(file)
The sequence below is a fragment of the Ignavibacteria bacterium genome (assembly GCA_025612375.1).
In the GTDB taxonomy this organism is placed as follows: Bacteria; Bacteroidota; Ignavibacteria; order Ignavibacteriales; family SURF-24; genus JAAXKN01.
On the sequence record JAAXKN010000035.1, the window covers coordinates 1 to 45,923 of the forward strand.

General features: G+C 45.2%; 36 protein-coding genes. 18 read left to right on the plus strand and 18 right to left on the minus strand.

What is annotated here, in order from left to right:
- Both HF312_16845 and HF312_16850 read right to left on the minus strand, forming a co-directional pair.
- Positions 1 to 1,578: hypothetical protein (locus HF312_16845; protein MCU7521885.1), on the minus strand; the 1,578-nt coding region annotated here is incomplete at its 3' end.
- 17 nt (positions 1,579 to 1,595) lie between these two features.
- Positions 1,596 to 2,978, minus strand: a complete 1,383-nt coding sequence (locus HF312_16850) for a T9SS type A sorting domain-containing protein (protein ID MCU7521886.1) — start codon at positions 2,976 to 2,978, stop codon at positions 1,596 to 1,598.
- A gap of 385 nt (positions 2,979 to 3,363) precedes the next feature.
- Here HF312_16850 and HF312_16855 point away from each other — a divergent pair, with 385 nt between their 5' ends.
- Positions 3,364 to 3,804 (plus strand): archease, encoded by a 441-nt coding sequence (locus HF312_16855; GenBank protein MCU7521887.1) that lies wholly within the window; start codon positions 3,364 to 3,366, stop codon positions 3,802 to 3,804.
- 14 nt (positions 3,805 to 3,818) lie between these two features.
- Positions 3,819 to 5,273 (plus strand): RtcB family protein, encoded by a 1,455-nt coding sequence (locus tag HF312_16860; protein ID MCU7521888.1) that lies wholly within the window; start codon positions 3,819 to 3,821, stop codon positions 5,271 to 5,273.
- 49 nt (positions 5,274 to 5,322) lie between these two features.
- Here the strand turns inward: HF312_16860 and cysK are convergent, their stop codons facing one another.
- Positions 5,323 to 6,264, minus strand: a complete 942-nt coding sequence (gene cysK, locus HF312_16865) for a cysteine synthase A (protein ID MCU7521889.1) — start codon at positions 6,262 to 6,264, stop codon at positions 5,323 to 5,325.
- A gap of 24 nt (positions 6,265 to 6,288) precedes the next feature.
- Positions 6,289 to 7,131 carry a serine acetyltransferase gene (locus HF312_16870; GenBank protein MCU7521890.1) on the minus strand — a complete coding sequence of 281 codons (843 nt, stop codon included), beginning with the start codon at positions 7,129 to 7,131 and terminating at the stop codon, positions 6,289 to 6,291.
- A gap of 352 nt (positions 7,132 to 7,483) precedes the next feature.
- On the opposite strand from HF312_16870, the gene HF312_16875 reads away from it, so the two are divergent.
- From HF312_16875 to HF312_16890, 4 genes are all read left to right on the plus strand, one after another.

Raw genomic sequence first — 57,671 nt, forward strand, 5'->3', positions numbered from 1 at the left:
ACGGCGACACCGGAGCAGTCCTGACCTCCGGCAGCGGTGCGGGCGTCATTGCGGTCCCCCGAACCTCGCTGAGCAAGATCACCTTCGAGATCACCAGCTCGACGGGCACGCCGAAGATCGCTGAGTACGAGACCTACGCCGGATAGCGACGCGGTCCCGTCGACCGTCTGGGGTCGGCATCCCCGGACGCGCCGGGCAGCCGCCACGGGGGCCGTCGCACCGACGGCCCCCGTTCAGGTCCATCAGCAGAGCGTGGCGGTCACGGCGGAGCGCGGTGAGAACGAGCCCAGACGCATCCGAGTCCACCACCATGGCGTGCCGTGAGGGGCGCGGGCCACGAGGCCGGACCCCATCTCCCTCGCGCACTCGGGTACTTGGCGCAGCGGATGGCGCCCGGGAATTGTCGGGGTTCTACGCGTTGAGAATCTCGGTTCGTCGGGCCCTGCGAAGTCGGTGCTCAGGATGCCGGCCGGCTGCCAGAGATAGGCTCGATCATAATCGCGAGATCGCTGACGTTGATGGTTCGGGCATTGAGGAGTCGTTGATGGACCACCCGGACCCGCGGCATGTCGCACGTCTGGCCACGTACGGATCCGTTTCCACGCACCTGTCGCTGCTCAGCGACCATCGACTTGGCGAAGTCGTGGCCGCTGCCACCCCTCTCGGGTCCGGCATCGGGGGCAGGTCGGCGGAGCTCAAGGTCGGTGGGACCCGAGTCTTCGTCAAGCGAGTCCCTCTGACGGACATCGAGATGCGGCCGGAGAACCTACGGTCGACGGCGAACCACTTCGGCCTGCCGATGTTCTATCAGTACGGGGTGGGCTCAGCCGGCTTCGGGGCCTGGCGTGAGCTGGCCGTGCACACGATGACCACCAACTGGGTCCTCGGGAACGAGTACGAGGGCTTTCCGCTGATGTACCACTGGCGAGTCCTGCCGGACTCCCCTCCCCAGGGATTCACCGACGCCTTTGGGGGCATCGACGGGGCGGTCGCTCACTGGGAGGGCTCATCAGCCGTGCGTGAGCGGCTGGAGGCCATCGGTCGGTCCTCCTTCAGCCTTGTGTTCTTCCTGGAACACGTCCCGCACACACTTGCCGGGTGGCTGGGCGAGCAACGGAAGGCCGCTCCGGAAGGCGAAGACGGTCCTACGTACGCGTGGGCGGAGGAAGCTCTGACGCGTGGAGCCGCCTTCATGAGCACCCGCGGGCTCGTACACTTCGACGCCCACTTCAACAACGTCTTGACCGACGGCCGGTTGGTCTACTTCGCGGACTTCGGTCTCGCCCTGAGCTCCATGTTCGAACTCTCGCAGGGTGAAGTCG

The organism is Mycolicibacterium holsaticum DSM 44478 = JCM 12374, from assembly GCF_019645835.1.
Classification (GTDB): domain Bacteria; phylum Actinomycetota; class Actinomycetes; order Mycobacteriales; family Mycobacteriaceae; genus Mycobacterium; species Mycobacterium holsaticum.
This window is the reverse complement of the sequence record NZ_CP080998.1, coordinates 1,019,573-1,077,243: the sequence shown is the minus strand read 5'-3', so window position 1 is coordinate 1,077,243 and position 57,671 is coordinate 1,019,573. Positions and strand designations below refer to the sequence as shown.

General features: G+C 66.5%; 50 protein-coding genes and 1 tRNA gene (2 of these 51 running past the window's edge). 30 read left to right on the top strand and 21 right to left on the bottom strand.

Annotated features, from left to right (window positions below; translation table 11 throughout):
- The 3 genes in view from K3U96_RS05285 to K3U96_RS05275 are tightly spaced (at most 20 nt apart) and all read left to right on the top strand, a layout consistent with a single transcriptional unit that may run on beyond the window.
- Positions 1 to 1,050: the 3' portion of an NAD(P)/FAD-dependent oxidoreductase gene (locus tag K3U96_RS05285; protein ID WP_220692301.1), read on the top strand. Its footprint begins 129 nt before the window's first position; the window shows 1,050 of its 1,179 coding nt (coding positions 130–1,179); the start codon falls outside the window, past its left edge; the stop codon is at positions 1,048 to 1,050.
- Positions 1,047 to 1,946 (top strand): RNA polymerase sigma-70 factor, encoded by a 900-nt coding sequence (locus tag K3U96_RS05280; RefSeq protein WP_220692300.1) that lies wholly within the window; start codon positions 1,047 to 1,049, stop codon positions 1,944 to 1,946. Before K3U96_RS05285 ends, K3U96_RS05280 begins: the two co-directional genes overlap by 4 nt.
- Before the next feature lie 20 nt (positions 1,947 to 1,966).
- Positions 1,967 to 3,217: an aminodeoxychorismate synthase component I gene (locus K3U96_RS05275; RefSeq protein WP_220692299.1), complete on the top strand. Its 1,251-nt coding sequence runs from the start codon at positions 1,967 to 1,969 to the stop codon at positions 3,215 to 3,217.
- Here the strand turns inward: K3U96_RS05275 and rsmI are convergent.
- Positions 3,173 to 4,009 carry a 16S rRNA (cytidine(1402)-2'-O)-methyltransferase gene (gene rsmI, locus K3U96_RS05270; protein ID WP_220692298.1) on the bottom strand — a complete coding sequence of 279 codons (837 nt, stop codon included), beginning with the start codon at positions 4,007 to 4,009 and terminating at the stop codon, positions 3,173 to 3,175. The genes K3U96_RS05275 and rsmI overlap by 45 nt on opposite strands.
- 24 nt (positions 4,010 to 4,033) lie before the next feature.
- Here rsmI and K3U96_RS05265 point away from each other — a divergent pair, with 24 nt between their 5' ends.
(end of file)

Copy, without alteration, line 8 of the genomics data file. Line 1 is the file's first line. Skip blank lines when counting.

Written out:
- 17 nt (positions 1,579 to 1,595) lie between these two features.